The surprising answer of the California Court of Appeal is in Hall v. Rite Aid Corp. (pdf) is “No.”  Hall appears to conclude that commonality and predominance need not be established under the correct substantive legal standards.  Rather, if the plaintiffs propose a legal standard dispensing with individualized inquiries, the very question whether that standard applies is a common issue supporting class certification.

Hall is another decision in a growing series of “suitable seating” cases addressing a California Industrial Welfare Commission Wage Order that requires employers to provide employees with “suitable seats when the nature of the work reasonably permits the use of seats.” The plaintiffs in Hall—cashier-clerks who divided their time between check-out counters, stockrooms, and sales floors—construed the Order to require seats to be provided to every employee for every task where providing seats would be reasonable. In particular, the plaintiffs contended that Rite Aid had a duty to provide a seat to any employee who worked at a check-out counter for any period of time, even if for much of that time the employee would not be able to perform the job while sitting.  Rite Aid, in contrast, contended that the duty to provide a seat depended on the employee’s duties as a whole, so that the Order would not require providing a seat to an employee working at a check-out counter if the employee worked mostly at tasks where seating was inappropriate, or if check-out duties would not allow the employee to sit most of the time.  Thus, under plaintiffs’ legal theory, any failure to have a seat at a check-out counter was a violation requiring no further inquiry, while under Rite Aid’s theory such a failure would violate an employee’s rights only under certain, largely individualized circumstances.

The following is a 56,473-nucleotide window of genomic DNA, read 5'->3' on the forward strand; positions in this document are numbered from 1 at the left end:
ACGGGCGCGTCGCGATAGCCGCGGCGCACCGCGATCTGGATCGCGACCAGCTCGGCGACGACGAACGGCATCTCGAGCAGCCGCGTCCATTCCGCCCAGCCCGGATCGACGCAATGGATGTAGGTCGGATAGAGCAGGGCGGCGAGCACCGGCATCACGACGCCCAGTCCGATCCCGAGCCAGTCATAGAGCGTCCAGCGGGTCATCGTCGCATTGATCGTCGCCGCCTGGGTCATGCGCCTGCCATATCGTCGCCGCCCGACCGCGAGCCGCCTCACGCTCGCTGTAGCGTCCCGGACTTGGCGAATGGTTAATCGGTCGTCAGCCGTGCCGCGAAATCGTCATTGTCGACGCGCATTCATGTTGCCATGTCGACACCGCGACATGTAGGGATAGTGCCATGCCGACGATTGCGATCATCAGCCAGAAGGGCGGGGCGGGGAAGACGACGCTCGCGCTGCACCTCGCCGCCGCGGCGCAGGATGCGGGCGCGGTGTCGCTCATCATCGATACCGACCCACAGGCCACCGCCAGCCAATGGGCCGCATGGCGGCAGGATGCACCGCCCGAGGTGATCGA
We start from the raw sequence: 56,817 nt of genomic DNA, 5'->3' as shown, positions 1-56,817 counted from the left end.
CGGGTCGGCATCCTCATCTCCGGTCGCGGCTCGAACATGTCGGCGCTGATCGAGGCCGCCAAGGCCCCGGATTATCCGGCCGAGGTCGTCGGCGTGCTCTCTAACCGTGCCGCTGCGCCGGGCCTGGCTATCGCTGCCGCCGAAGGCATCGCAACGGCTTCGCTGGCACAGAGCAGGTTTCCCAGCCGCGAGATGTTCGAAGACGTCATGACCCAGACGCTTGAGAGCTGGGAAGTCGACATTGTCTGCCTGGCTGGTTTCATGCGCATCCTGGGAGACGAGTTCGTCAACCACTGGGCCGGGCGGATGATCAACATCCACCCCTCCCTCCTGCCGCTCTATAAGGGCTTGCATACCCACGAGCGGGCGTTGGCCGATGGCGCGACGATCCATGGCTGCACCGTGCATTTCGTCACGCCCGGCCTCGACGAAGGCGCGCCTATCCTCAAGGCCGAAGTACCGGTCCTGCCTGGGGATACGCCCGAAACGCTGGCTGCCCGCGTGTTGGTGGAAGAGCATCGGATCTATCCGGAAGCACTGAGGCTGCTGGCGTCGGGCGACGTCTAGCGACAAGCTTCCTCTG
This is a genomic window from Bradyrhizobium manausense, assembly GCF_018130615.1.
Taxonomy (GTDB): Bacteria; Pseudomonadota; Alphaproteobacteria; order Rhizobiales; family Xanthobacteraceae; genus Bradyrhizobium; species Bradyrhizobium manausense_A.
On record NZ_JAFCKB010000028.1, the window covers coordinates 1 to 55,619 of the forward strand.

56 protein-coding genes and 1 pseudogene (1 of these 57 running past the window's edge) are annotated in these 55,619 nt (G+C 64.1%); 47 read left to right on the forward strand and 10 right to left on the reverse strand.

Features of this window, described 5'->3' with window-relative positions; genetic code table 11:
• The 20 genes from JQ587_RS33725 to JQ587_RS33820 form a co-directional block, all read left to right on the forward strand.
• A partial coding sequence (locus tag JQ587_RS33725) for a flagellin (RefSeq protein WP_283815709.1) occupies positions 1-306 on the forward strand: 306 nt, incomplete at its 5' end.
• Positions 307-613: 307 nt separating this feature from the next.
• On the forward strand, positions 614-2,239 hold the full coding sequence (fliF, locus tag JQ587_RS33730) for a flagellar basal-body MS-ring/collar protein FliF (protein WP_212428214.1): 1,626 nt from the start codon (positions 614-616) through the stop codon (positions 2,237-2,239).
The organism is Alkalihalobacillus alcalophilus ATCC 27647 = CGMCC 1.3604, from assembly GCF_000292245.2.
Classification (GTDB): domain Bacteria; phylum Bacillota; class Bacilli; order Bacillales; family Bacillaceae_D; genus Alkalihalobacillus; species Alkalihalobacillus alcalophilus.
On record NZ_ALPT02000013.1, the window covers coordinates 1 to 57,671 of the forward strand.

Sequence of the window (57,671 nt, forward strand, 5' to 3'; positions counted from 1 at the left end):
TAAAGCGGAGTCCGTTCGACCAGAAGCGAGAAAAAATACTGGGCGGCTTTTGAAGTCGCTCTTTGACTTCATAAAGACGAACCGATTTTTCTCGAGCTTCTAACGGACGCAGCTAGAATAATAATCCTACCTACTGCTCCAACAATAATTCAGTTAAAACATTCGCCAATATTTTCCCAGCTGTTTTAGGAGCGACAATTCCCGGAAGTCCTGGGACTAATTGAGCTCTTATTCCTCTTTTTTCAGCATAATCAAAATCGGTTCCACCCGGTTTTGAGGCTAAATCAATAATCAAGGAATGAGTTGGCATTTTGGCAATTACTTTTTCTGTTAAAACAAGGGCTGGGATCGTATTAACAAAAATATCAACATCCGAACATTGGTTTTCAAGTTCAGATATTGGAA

Agreeing with Rite Aid’s view of the substantive law, the trial court decertified a class.  The San Diego-based Court of Appeal reversed.  In its view, the disputed legal elements of the plaintiffs’ claim were themselves common legal issues supporting class certification.  According to that court, deciding exactly what the law required the plaintiff had to prove in common was an impermissible predetermination of the action’s merits, and thus fell afoul of the California Supreme Court’s decision in Brinker Restaurant Corp. v. Superior Court.

True, Brinker had disapproved a “free-floating inquiry into the validity of the complaint’s allegations” at the class certification stage.  Yet the California Supreme Court also recognized that when “legal issues germane to the certification inquiry bear as well on aspects of the merits, a court may properly evaluate them”; indeed, [t]o the extent the propriety of certification depends on disputed threshold factual or legal questions, a court may, and indeed must, resolve them.”